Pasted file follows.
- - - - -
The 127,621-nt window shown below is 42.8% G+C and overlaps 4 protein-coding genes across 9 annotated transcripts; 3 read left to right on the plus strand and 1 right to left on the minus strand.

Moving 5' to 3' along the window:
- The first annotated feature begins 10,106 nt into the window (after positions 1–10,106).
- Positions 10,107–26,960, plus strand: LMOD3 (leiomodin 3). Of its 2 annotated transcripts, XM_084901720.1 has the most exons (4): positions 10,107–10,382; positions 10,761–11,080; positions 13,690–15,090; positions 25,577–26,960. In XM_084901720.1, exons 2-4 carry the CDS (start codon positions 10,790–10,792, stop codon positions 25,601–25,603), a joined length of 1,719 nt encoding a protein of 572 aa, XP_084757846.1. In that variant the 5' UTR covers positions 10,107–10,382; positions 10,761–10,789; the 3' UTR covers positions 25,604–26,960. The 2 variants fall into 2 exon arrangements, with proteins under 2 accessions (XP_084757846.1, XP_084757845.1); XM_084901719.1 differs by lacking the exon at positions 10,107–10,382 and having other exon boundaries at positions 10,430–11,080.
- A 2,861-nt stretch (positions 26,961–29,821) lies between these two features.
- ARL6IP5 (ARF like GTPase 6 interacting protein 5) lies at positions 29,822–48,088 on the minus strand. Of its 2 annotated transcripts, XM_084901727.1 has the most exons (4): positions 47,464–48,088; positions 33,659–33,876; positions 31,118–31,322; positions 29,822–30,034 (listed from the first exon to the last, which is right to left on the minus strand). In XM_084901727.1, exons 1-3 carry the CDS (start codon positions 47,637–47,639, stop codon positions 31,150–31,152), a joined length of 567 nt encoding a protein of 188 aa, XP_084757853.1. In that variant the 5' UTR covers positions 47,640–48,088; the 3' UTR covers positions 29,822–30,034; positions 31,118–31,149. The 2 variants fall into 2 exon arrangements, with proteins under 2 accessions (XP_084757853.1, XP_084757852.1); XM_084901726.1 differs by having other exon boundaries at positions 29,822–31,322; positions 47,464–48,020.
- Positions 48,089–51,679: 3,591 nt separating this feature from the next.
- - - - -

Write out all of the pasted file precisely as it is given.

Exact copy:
The 127,621-nt window shown below is 42.8% G+C and overlaps 4 protein-coding genes across 9 annotated transcripts; 3 read left to right on the plus strand and 1 right to left on the minus strand.

Moving 5' to 3' along the window:
- The first annotated feature begins 10,106 nt into the window (after positions 1–10,106).
- Positions 10,107–26,960, plus strand: LMOD3 (leiomodin 3). Of its 2 annotated transcripts, XM_084901720.1 has the most exons (4): positions 10,107–10,382; positions 10,761–11,080; positions 13,690–15,090; positions 25,577–26,960. In XM_084901720.1, exons 2-4 carry the CDS (start codon positions 10,790–10,792, stop codon positions 25,601–25,603), a joined length of 1,719 nt encoding a protein of 572 aa, XP_084757846.1. In that variant the 5' UTR covers positions 10,107–10,382; positions 10,761–10,789; the 3' UTR covers positions 25,604–26,960. The 2 variants fall into 2 exon arrangements, with proteins under 2 accessions (XP_084757846.1, XP_084757845.1); XM_084901719.1 differs by lacking the exon at positions 10,107–10,382 and having other exon boundaries at positions 10,430–11,080.
- A 2,861-nt stretch (positions 26,961–29,821) lies between these two features.
- ARL6IP5 (ARF like GTPase 6 interacting protein 5) lies at positions 29,822–48,088 on the minus strand. Of its 2 annotated transcripts, XM_084901727.1 has the most exons (4): positions 47,464–48,088; positions 33,659–33,876; positions 31,118–31,322; positions 29,822–30,034 (listed from the first exon to the last, which is right to left on the minus strand). In XM_084901727.1, exons 1-3 carry the CDS (start codon positions 47,637–47,639, stop codon positions 31,150–31,152), a joined length of 567 nt encoding a protein of 188 aa, XP_084757853.1. In that variant the 5' UTR covers positions 47,640–48,088; the 3' UTR covers positions 29,822–30,034; positions 31,118–31,149. The 2 variants fall into 2 exon arrangements, with proteins under 2 accessions (XP_084757853.1, XP_084757852.1); XM_084901726.1 differs by having other exon boundaries at positions 29,822–31,322; positions 47,464–48,020.
- Positions 48,089–51,679: 3,591 nt separating this feature from the next.